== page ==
Historical verisimilitude worthy of a Ken Burns documentary but oh so much more lurid.


A saga of the Civil War gathers all the usual suspects—enslaved people, slave owners, abolitionists, soldiers, and nurses—but the result is far from clichéd.

Kelly’s ambitious tale begs to be called “sweeping,” but its chief virtue is the way it homes in on the microcosms, some horrific, inhabited by its three narrators. Georgy, from New York, one of seven daughters of the abolitionist Woolsey family, is determined to become a nurse. She studies with Dr. Elizabeth Blackwell, America’s first female medical school graduate, and strives to batter down prejudice not just against women doctors, but women nurses. Despite her proven ability, she’s often replaced at battlefield hospitals by incompetent, drunken male nurses. Jemma’s family is enslaved on the Peeler tobacco plantation in the border state of Maryland, where the White population seems equally divided between Union and Rebel sympathies. Firmly in the second camp is Anne-May, who inherited the Peeler plantation from her elderly Aunt Tandy Rose, flouting her late aunt’s testamentary directive to free Peeler’s slaves. Anne-May is bad to the bone, whips Jemma regularly, employs a brutal overseer, spends her family’s dwindling funds on fripperies, is addicted to snuff, and takes advantage of her husband’s absence at the front to flagrantly carry on an affair with a local merchant. The affair turns into a spying mission for the Confederacy, involuntarily abetted by Jemma, who, more literate than Anne-May, is forced to write down Union secrets in Anne-May’s little red book. And that’s only the beginning of Anne-May’s moral bankruptcy. These alternating, intimate vantage points situate readers in the chaotic political, military, and social hellscapes of Civil War America, from Gettysburg to the draft riots. Cliffhangers closing each chapter keep the plot moving at a satisfying clip.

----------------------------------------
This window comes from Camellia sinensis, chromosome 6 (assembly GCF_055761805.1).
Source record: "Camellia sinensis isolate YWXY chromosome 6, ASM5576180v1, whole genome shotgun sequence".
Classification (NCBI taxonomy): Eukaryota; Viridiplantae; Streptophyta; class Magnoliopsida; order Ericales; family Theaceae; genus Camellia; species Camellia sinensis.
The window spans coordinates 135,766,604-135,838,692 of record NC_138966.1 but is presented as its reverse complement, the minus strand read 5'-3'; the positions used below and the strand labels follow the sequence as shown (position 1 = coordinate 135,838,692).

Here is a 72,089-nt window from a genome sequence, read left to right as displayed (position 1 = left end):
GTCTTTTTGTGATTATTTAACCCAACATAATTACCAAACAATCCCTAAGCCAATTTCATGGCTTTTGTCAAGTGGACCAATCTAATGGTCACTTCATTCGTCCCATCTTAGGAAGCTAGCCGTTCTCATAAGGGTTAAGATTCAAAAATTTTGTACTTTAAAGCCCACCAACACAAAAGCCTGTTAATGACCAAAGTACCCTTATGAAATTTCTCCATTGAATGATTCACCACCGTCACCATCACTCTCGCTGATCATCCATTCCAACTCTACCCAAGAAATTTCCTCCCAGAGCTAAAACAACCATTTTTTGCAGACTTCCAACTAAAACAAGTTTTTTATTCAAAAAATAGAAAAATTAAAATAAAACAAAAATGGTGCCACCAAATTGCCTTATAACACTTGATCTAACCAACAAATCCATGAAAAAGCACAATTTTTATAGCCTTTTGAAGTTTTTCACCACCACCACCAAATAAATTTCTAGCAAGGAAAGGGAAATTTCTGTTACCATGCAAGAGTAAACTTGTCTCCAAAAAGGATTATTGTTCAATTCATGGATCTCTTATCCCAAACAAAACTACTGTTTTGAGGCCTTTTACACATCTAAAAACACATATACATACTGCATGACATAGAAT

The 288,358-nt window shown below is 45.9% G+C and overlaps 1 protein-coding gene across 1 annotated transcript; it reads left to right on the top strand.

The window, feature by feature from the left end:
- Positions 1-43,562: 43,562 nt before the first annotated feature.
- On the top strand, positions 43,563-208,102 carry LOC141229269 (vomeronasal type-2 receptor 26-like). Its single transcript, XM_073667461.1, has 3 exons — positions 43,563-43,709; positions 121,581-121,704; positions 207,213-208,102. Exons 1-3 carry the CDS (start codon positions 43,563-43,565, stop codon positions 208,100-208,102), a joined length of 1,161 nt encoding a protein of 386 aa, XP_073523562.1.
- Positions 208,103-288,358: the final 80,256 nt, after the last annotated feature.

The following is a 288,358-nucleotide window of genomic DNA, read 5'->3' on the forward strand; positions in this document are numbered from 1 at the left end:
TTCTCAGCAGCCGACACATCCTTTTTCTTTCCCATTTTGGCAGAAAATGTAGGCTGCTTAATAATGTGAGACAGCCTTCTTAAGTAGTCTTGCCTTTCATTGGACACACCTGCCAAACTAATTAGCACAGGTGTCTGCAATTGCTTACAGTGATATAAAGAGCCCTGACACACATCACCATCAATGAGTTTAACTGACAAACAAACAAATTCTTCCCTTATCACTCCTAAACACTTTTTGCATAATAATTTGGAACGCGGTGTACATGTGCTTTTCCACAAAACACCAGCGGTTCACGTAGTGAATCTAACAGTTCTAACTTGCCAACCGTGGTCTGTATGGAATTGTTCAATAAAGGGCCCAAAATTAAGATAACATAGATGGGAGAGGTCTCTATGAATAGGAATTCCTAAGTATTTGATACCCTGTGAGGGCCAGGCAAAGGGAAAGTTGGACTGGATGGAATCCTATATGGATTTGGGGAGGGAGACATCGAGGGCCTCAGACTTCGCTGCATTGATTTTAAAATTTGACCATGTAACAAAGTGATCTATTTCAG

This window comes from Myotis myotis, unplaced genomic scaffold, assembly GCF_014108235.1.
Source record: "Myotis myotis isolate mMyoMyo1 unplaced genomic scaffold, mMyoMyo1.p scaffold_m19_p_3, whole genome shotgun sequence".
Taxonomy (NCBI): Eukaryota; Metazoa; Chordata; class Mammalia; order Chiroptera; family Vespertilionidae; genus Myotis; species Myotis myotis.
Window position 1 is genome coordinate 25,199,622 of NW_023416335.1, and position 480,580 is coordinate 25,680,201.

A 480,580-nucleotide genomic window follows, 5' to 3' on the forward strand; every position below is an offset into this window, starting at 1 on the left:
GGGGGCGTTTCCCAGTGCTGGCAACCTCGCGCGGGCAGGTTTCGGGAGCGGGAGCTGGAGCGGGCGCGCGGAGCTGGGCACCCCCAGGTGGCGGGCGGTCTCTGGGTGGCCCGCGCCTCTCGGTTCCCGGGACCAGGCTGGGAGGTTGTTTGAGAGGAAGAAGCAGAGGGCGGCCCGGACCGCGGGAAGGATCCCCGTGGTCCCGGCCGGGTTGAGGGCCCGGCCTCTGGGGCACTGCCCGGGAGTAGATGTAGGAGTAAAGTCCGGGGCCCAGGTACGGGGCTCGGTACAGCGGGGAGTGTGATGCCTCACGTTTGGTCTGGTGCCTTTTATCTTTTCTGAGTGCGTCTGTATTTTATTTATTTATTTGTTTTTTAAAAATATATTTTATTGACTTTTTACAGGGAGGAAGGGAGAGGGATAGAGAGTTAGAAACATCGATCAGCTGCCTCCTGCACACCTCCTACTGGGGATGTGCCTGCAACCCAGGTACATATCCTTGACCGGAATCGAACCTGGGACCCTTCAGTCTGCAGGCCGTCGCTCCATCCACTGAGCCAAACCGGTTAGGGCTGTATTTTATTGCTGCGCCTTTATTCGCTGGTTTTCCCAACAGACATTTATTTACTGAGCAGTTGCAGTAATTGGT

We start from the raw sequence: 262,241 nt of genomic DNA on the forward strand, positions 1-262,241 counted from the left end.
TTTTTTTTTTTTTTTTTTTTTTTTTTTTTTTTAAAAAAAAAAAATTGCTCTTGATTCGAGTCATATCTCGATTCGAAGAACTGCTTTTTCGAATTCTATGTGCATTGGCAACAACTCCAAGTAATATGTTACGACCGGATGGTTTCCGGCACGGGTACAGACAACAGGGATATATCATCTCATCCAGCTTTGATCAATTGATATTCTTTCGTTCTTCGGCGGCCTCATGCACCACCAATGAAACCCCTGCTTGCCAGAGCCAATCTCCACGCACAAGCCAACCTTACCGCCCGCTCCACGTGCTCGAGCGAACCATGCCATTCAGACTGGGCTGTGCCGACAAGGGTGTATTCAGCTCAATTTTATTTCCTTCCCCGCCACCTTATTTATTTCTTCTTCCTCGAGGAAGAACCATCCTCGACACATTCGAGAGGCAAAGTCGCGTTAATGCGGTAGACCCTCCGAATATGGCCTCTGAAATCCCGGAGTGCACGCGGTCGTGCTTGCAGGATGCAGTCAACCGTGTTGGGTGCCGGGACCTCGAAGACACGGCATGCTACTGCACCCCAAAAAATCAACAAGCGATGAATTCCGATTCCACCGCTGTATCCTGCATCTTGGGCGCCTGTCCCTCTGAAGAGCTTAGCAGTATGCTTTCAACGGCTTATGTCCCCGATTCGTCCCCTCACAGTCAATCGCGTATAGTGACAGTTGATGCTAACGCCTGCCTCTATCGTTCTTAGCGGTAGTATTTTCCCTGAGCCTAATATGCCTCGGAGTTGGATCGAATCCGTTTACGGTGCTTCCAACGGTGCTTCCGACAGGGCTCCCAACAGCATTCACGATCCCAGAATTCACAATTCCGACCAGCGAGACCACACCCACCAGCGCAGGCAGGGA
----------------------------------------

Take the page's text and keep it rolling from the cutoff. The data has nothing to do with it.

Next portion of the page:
Historical verisimilitude worthy of a Ken Burns documentary but oh so much more lurid.

Pub Date: March 30, 2021

ISBN: 978-1-5247-9640-2

Page Count: 528

Publisher: Ballantine

Review Posted Online: March 3, 2021

Kirkus Reviews Issue: March 15, 2021

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An exhilarating ride through Americana.


Newly released from a work farm in 1950s Kansas, where he served 18 months for involuntary manslaughter, 18-year-old Emmett Watson hits the road with his little brother, Billy, following the death of their father and the foreclosure of their Nebraska farm.